Wednesday, April 28, 2004
:::: OK, India, You Are Not Welcome To Our Jobs, ::::
::: But You Can Have Those Dumb Voting Machines :::
New Voting Machine, the Same Old Fraud
MAUJEMPUR, India, April 26 - Standing under a blistering sun in this destitute farming village in northern India on Monday morning, about 100 sinewy men and 30 rail-thin women waited patiently for their chance to cast ballots on India's newest accomplishment: an electronic voting machine.
Indian officials trumpet the sleek and sophisticated device as the latest example of the new India, a nation of surging technology jobs, rising optimism and roaring economic growth. For the first time, electronic machines are being used across India in the staggered national elections that got under way this month. On Monday, the third stage of the voting was held here in the state of Bihar and in 10 others.
*** Unfortunately, India's voting machine problems are a bit more
*** serious than ours. They use bombs.
In what appeared to be a carefully planned series of events, two small bombs exploded near the polling place and party workers threatened the five policemen guarding the booth and then brazenly took control of it. As poll workers and policemen averted their eyes, young party workers pushed the button for their party on the electronic voting machine over and over again, casting vote after fraudulent vote.
The men had carried out a new version of a storied Indian electoral trick: "booth capturing," in which armed thugs hired by political parties seize control of a polling place and stuff ballot boxes. The events on Monday suggest that like the rest of India, the country's political operatives are becoming more businesslike and more technologically savvy.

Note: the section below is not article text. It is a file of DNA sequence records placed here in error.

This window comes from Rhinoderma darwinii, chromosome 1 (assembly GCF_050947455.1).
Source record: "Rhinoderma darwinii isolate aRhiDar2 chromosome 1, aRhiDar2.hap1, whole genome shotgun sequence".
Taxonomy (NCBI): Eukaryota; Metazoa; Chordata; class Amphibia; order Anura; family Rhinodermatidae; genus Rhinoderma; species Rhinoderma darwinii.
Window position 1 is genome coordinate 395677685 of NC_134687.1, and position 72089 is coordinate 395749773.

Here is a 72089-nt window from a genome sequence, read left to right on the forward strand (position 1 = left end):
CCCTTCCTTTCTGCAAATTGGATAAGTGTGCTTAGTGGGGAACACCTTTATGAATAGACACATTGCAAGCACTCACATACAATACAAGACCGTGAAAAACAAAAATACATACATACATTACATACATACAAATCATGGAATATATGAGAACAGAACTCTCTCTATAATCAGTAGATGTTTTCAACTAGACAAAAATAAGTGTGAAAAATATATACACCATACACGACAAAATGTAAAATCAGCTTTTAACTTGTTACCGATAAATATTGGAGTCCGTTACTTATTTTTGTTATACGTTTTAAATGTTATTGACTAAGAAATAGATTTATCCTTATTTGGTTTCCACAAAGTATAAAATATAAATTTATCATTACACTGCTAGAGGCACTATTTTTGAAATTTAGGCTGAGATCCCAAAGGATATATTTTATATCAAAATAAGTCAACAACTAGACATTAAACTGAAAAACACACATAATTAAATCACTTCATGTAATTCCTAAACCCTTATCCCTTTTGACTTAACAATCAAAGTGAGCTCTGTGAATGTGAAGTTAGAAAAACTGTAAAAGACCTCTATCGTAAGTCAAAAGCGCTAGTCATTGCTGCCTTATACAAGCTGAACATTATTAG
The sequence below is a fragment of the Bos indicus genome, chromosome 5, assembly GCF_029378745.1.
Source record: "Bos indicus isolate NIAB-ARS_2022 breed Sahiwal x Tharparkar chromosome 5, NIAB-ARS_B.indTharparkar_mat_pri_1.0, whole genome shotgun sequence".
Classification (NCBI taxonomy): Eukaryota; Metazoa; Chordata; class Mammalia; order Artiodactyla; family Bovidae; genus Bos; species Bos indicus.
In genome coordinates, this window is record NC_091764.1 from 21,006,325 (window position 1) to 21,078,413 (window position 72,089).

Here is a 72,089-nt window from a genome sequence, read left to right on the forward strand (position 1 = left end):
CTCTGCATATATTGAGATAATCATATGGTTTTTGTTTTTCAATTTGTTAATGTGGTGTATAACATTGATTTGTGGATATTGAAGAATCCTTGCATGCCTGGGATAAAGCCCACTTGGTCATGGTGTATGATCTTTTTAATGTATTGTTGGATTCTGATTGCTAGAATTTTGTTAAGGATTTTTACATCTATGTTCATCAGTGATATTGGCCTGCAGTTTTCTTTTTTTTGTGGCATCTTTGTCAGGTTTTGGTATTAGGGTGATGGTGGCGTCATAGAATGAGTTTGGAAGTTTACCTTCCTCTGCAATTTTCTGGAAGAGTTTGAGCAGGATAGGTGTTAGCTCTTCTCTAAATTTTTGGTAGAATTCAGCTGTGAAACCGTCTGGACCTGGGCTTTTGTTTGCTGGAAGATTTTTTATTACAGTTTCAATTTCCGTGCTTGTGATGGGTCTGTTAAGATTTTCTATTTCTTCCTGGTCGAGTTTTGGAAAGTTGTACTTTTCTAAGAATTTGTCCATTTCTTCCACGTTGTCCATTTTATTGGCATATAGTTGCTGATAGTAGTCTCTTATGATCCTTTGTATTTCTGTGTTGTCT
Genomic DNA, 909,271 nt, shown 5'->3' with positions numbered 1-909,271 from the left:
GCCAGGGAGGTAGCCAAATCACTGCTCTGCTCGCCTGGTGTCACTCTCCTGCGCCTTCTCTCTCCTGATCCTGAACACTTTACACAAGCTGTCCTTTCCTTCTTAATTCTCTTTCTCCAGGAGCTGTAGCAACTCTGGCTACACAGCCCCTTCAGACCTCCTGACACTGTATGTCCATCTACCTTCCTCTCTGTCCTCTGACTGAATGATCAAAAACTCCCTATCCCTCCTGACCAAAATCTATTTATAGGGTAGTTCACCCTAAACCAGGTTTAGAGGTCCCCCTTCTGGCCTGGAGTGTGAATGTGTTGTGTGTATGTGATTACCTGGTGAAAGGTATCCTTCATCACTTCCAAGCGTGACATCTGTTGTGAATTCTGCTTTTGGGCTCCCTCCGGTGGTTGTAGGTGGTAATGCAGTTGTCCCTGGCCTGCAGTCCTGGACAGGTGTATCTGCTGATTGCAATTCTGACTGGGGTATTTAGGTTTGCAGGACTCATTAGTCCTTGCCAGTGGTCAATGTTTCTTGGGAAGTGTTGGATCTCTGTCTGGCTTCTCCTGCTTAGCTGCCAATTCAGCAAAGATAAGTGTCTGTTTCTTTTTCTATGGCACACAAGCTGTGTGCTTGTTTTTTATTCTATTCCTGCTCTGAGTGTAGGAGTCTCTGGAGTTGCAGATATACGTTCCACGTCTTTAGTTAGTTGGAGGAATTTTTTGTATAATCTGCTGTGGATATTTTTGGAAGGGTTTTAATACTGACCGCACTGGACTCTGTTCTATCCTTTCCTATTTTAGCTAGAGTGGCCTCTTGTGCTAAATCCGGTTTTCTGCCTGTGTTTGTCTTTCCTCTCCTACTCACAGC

*** After the police came and went, it was Indian business as usual.
Minutes after his [the police] departure, Mr.Yadav's workers gained control of the booth. One party worker slipped into the room where people were supposed to be voting alone. When voters entered, he told them to push the button for Mr. Yadav's party or placed their index fingers on the button for the party and pressed it down.
In a lull between voters, he pushed the button for Mr. Yadav's party over and over again himself. After 15 minutes, another party worker replaced him and did the same thing. The poll officers and the police, seemingly intimidated, did nothing to stop them. No representative from Mr. Vajpayee's party was present
*** Well, not much difference really. India has thugs stealing elections,
*** but we use the much more official Supreme Court.
Gran, who is happy to read many are now wise to those Diebold ripoff boxes.